Can cryptocurrencies serve as collateral for a loan agreement in Germany? This question is often asked by wealthy crypto investors who, in order to finance their commercial blockchain projects or their private asset investments (real estate, company shareholdings, etc.), wish to take out loans and, for logical reasons, “deposit” their crypto portfolio as collateral. Is this legally possible?
What are cryptocurrencies?
The manner in which cryptocurrencies can become collateral depends first on how cryptocurrencies are to be handled under German civil law. They could be classified as a article, a right or something else entirely.
The difficulty of the legal classification of cryptocurrencies becomes evident when one realizes that off-chain and on-chain transactions can diverge: The transactions that are mapped on the blockchain do not necessarily match the legal positions supporting them. For example, it is conceivable that Ether do not change their “owners” on the blockchain, but that they have already changed “owners” (possibly several times) by transferring a wallet including a “seed phrase.”
Cryptocurrencies as an article?
For cryptocurrencies to be classified as articles, they would have to be tangible objects. Even though the hardware that enables and represents cryptocurrencies is real, the physicality of cryptocurrencies per se is overwhelmingly rejected. Quite simply, there is no self-contained software or parts of it that can be embodied conclusively. Even wallets, contrary to their figurative representation, do not contain the cryptocurrency itself, but only the access to the blockchain.
Cryptocurrencies as rights?
The situation is similar with regard to the qualification of cryptocurrencies as rights. In itself, there is something to be said for the comparability of cryptocurrencies and rights. A right within the meaning of the law does, however, convey a claim. And cryptocurrencies are not doing that right now: They do not convey any claims against third parties.
Transfer of cryptocurrencies as a real act
Ultimately, the question of whether cryptocurrencies can be used as collateral for a loan does not depend on how exactly cryptocurrencies are to be classified. After all, the transfer of cryptocurrencies, which is what is at issue in the case of the provision of collateral, can be treated as a real act. Thus, the transfer then does not follow the usual property law regulations of the legislation, but cryptocurrencies are simply transferred “purely real”: from wallet to wallet by arranging the necessary technical steps. Contractually, the parties agree on how exactly this should be done and cloak this process in a suitable legal construct.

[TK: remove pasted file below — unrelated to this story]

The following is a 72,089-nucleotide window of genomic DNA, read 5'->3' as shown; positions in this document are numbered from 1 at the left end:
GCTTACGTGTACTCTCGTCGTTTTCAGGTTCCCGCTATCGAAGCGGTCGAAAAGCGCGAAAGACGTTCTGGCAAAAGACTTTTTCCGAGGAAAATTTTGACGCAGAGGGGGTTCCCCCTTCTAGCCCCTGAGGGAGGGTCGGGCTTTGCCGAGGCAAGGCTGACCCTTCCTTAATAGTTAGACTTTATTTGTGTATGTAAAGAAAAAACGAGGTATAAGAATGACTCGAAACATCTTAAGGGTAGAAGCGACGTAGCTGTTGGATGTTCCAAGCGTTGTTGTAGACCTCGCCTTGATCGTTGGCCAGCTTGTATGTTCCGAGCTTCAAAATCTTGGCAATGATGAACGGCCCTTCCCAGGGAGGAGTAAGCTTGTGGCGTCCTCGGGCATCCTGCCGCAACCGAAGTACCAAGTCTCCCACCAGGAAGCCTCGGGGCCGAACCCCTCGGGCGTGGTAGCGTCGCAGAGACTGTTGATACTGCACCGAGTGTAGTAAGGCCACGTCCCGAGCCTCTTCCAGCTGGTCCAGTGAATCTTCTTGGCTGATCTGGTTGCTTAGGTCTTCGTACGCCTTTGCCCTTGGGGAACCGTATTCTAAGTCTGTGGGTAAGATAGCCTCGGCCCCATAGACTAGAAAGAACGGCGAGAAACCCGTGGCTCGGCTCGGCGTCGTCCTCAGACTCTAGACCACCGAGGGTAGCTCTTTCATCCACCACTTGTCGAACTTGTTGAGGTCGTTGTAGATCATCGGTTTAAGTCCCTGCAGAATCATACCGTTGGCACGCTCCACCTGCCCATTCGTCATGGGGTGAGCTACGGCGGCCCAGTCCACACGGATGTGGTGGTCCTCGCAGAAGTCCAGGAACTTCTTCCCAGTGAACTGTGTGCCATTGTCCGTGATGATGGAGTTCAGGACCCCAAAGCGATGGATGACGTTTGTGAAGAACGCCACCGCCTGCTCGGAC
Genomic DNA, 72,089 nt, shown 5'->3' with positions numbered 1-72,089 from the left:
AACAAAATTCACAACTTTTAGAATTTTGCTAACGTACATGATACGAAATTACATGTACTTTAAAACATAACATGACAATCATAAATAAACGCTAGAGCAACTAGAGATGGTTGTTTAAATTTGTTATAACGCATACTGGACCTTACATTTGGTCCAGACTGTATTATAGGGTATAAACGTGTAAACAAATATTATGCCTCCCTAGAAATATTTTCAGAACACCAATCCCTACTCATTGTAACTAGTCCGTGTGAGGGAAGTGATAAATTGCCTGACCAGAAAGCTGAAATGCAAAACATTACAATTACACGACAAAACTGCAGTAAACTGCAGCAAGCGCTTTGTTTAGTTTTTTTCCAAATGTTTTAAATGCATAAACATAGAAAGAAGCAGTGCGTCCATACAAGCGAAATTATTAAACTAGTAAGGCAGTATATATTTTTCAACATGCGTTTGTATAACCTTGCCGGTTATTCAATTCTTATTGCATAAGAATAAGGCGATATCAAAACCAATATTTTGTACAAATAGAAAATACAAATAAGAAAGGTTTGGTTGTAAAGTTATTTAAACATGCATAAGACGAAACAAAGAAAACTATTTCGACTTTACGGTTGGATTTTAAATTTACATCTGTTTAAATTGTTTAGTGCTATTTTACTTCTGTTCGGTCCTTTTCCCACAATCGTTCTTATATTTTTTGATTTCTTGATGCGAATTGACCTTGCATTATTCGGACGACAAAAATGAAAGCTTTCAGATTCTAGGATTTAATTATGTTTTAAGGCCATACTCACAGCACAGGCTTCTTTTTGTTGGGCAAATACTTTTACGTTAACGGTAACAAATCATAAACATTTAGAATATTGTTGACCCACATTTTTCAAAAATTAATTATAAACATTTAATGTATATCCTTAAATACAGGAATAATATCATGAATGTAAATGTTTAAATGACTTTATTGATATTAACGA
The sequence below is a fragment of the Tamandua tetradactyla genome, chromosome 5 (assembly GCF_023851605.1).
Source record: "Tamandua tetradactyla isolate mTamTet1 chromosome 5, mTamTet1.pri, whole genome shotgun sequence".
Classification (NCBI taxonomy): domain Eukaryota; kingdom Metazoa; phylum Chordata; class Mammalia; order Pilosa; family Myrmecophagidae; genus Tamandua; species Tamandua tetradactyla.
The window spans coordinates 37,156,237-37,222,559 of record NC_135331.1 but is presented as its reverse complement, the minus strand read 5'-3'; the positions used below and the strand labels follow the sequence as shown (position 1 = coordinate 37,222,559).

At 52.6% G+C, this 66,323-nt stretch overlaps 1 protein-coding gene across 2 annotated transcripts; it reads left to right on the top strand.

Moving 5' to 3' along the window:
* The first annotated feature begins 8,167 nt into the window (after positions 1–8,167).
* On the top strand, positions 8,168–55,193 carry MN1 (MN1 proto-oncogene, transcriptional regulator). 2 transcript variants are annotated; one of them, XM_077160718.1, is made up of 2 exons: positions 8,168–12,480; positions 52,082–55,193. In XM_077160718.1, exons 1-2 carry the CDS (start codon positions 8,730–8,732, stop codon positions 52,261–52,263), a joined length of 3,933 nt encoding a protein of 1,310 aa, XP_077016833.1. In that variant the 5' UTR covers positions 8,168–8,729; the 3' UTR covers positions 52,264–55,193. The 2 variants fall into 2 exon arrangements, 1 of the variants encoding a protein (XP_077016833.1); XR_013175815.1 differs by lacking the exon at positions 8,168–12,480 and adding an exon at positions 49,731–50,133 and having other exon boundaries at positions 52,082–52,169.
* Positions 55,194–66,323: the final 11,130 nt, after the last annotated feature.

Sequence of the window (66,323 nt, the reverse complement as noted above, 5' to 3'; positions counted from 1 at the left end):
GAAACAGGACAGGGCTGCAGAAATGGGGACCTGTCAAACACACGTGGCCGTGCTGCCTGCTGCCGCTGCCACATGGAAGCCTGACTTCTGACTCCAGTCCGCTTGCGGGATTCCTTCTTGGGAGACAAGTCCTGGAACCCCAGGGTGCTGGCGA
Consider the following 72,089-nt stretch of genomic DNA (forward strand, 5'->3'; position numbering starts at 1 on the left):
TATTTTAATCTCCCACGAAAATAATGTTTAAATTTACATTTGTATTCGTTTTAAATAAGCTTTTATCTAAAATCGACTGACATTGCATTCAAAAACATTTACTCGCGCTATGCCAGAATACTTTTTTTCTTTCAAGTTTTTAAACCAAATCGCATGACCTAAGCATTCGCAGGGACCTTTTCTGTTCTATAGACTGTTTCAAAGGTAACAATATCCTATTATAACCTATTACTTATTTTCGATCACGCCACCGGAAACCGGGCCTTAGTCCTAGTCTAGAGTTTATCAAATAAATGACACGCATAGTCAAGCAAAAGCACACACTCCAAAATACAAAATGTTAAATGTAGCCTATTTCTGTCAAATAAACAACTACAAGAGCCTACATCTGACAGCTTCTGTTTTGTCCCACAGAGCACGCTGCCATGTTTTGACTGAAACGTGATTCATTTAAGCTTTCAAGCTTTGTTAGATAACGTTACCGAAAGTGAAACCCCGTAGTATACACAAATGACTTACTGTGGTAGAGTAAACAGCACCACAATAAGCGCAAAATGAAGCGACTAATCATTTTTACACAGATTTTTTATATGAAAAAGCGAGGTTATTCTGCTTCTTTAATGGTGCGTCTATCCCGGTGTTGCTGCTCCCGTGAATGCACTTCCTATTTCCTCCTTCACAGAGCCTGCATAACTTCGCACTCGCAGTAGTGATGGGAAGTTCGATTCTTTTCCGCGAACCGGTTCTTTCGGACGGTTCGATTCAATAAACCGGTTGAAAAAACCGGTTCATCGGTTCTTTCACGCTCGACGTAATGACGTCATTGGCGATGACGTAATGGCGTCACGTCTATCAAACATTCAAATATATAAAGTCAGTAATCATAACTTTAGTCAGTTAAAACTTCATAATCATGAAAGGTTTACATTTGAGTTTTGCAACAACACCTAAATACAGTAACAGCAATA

Handling of cryptosecurity
So how exactly can lenders and borrowers proceed if cryptocurrencies are to serve as collateral for a loan? It is conceivable, for example, that the borrower grants the lender the right to receive the corresponding amount of cryptocurrencies in the event that the loan is not serviced.
On-chain, the borrower would still be the “owner” of the Bitcoin. Off-chain, however, the borrower would commit to transfer to the lender.
To avoid the lender relying on the voluntariness of the borrower to transfer the cryptocurrencies, it is nevertheless a good idea to engage a trustee to ensure the settlement of what has been agreed. Alternatively, it is of course also possible to draft a smart contract that automatically initiates the transfer if the agreed conditions are met.
Advice on all legal issues in the context of cryptocurrencies
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Blockchain/Bitcoin Business & Trading in Germany